Buyers managed to restrict planned price hikes overall in June.
In June, L/LDPE prices came under renewed pressure in the face of improving supply and rather muted demand. Most producers were targeting a full pass through of the €25/tonne increase in the ethylene contract price at the beginning of the month. However, one major L/LDPE films supplier offered the prospect of a price cut, which scuppered producers' plans to raise notations.
LDPE prices moved during the month between unchanged to down €15-20/tonne, depending on the starting level. LLDPE C4 grades, which faced much more import pressure, saw price reductions as much as €20-30/tonne, whereas C6 grades prices rolled over.
The supply situation was much improved in June with several cracker and polymer plants returning to normal production following planned and unplanned outages.
LDPE demand was somewhat livelier than May, whereas LLDPE demand was more sluggish.
HDPE producers initially targeted price increases at least matching the €25/tonne increase in the ethylene contract price for June. However, converters strongly resisted the planned hikes and producers were forced to settle contract negotiations at levels well below the cost rise.
Blow moulding and injection moulding grades were largely settled on a roll over basis. Blown film grades, on the other hand, saw price rebates of between €20-30/tonne.
The supply position was much better in June as several plants returned to normal production following planned and unplanned maintenance programmes. Blow moulding and injection moulding material supply was well balanced, whereas blown film grade supply was swollen by cheaper imported material.
HDPE demand in June was reported to be slightly better than during the previous month. Good agricultural sector demand supported sales of blow moulded containers.
Polypropylene producers planned to factor in the full €17.50/tonne rise in the June propylene contract price at the beginning of the month. The rise in polymer-grade propylene was attributed to planned and unplanned outages which were restricting supply of propylene from steam crackers, refineries and propane dehydrogenation units.
However, producers were unable to pass on the additional cost increase as planned. Homopolymer and copolymer injection prices largely remained unchanged for most of June, but homopolymer injection saw some slight price slippage towards the end of the month. Homopolymer extrusion grades, on the other hand, saw small price gains.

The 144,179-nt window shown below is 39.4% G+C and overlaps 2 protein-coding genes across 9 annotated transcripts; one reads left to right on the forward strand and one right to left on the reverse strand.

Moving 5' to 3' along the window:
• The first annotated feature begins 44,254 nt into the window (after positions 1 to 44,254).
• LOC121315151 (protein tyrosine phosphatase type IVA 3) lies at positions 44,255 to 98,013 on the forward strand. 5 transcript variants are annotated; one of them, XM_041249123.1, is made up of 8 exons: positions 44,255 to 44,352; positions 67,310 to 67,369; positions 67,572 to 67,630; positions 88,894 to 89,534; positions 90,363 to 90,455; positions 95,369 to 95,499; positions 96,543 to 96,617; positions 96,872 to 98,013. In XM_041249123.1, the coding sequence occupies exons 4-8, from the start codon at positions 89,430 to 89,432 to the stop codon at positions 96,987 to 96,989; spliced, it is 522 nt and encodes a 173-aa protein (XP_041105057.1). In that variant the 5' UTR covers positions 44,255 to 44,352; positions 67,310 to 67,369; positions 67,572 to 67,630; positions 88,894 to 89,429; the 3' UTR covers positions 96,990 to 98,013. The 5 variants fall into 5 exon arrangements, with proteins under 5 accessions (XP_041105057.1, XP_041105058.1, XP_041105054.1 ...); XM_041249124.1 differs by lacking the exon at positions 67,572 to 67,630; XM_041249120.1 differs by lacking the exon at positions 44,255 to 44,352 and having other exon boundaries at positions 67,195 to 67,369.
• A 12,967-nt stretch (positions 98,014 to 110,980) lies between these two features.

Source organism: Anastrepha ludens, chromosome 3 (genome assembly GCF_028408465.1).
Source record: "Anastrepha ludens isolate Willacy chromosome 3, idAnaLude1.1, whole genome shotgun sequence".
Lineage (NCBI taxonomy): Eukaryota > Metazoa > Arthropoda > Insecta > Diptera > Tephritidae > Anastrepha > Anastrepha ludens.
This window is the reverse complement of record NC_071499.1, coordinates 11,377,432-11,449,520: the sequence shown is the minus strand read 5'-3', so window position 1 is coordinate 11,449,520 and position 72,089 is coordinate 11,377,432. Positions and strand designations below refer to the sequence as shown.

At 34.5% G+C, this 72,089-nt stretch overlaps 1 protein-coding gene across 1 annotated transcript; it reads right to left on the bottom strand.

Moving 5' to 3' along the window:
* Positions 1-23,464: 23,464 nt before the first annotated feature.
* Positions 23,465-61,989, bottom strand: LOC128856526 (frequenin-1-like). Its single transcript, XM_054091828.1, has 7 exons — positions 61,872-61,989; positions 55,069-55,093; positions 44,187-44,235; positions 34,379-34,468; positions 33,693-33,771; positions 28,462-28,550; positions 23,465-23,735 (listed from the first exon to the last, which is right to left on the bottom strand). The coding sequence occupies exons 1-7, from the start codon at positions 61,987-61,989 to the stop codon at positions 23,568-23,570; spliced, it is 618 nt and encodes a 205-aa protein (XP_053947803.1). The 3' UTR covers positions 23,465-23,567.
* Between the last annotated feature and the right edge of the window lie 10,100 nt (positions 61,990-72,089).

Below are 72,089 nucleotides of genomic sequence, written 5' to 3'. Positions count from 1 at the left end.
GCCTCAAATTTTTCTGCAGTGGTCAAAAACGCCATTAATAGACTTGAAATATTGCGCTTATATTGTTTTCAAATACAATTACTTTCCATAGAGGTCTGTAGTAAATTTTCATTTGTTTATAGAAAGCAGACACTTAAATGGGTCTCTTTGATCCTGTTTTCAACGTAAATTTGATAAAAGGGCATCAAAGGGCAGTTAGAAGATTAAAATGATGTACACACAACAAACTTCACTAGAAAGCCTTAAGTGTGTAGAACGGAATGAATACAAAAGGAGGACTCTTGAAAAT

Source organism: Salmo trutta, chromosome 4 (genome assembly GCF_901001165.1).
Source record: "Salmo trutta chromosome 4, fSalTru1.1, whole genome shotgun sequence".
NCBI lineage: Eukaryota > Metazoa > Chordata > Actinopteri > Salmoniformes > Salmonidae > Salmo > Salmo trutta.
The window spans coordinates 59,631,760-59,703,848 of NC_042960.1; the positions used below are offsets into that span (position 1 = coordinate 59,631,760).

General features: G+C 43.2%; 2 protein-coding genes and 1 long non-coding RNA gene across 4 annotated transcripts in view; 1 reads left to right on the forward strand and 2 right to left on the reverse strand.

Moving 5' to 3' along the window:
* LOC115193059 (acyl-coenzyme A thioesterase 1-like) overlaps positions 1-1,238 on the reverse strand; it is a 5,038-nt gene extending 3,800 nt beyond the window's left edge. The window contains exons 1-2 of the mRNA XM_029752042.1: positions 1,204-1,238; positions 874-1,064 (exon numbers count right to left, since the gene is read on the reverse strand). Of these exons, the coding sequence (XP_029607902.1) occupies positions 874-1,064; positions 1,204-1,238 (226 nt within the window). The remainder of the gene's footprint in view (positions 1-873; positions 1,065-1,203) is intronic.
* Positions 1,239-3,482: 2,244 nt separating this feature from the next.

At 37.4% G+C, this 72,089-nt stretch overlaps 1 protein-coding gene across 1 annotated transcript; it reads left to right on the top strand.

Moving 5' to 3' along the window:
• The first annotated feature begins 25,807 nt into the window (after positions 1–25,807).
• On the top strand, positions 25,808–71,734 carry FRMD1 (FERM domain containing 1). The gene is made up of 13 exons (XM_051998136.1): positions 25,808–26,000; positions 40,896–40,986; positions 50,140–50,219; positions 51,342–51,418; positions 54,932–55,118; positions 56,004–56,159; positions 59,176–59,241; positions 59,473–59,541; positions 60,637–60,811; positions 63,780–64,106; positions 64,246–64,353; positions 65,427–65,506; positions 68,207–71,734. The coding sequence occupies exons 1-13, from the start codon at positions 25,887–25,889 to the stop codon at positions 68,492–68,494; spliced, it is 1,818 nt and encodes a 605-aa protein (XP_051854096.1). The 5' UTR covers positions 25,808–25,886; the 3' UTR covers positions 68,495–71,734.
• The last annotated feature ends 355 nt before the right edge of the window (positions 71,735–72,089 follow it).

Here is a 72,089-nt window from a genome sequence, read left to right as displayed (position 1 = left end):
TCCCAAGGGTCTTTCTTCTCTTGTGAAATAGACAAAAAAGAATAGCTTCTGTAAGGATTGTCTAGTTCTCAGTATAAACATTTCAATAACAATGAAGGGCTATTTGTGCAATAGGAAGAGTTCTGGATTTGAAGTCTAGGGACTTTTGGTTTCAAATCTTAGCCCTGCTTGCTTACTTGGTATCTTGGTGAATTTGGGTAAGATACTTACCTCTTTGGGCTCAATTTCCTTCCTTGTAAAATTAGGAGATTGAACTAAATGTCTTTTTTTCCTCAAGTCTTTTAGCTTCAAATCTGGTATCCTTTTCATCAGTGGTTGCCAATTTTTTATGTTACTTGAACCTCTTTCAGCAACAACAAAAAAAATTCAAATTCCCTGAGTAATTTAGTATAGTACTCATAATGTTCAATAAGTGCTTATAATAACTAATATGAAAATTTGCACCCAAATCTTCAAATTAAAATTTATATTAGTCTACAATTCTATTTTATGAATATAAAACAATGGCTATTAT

Homopolymer injection material is well supplied, but copolymer availability is tighter as a result of lower propylene supply following cracker outages earlier in the month.
Demand for most PP grades was in line with expectations in June.
The June styrene contract price settled up €60/tonne from May, on acute tightness in the market amid ongoing planned and unplanned plant turnarounds. However, in June, planned and unplanned plant shut downs finished and Europe saw a surge in the availability of styrene, which led to plummeting styrene spot prices.
Polystyrene producers announced planned price hikes of up to €80/tonne at the beginning of the month. However, in view of the softening styrene prices, their calls for such large price increases for polystyrene largely fell on deaf ears. General-purpose PS grades registered price gains of around half of the €60/tonne cost rise with the surcharge for high-impact grades remaining about €80-90/tonne.
As PS prices were widely expected to fall sharply in July, converters bought only enough volumes of material to meet their current production needs.
PVC producers once more managed to push prices higher, following a successful price campaign in May. While they originally had targeted a €40/tonne price rise at the start of the month, June notations climbed
between €15-20/tonne, more than the proportionate €12.50/tonne ethylene cost increase.
The upward price trend is supported by supply limitations and good seasonal demand.
While there were no shortages of material reported, ethylene availability was constrained by cracker outages during the early part of June and production controls at producers. Nevertheless, supply pressures eased as the month progressed when it became clear that cracker plants were gearing up to restart.
PVC demand was in line with expectations during the month. June is a long production month with many working days. There was also a seasonal upturn in demand from the construction sector.
In June, PET contract prices were slow to settle due to delays in agreeing the key European paraxylene (PX) and monoethylene glycol (MEG) feedstock prices. Eventually the May MEG contract price was confirmed alongside an initial June settlement at €795/tonne, which represents a decrease of €25/tonne from April.
Market expectations for the PX June contract envisaged a potential rollover. Overall, the PET cost mix was down by an estimated €7.50/tonne.
PET sellers were hoping to at least achieve price rollover for June contracts. However, demand was sluggish and availability remained ample. As a result, PET prices slipped €10/tonne during the course of the month.
Supply has improved as a number of PET plants have resumed operations following maintenance turnarounds. There was also a steady volume of cheaper Asian imports being attracted into Europe.